On Thursday 7 March 2019, Bournemouth University hosted a guest talk on public diplomacy by Professor Nicholas Cull, Professor of Public Diplomacy at the University of Southern California.
The talk was part of a seminar series by Bournemouth University’s Centre for Politics and Media Research (CPMR). CPMR and the Global Current Affairs Bureau, a new research grouping, jointly hosted Professor Cull’s presentation called ‘Reputational Security and other new priorities: Rethinking Public Diplomacy for a dangerous age’.
Professor Cull is currently a fellow of the Reuter’s Institute for the Study of Journalism at the University of Oxford. He is a prolific author of work on the subject of propaganda and public diplomacy.
This year, Professor Cull releases a new overview text entitled: ‘Public Diplomacy: Foundations for Global Engagement in the Digital Age’ (Polity, 2019). He is a regular guest lecturer at diplomatic academies around the world and has chaired two recent studies of public diplomacy in the field for the UK’s Foreign and Commonwealth Office.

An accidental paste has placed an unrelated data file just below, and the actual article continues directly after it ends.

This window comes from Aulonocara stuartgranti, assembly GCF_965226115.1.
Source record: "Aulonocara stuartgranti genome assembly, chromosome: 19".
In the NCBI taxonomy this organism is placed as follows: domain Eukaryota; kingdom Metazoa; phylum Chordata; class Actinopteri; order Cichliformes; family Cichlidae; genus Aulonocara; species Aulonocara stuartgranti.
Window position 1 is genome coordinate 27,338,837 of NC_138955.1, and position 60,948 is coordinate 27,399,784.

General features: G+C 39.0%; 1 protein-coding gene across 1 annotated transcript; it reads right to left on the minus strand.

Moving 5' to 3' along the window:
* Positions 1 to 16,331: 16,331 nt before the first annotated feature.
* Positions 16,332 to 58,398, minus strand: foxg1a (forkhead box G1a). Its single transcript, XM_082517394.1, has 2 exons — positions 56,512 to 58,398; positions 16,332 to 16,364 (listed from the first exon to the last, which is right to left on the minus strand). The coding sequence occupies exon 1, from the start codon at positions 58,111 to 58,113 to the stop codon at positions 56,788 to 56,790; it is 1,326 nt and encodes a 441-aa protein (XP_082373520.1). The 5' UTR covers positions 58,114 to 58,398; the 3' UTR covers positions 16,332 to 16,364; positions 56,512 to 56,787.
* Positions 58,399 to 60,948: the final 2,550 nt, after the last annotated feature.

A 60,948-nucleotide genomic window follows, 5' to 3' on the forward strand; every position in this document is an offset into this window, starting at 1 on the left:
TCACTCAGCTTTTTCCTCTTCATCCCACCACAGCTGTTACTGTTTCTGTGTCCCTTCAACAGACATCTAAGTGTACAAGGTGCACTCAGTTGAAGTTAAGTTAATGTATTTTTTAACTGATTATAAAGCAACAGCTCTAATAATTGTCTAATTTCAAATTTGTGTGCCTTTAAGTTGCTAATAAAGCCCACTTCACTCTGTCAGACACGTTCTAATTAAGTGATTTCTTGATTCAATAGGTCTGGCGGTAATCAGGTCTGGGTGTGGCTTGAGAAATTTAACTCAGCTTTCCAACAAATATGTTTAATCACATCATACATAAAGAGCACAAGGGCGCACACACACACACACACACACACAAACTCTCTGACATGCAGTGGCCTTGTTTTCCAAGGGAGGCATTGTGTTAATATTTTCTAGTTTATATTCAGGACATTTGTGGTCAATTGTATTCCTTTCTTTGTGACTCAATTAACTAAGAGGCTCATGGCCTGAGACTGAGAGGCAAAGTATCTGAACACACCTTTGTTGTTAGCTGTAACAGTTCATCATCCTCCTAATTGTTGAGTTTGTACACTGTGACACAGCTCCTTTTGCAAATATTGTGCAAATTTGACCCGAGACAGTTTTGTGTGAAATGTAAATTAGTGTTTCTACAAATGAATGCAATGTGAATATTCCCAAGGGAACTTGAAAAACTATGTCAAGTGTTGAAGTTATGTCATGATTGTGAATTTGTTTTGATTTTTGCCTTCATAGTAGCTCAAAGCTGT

The presentation revealed the conclusion to Professor Cull’s new book which identifies four priorities for public diplomacy in the present age of global uncertainty.
Firstly, to build and protect reputational security. Secondly, to counter disinformation. Thirdly, to contest victim narratives, and finally, to articulate a shared vision of the future.
Professor Cull presented reputational security as a repositioning of Nye’s notion of soft power and Anholt’s concept of a nation brand, arguing that a better reputation is not a luxury for the richest countries but can be an essential component of security in an era of geopolitical instability. Professor Cull continued to place emphasis on the need to adhere to an international standard of human rights as a component of reputational security.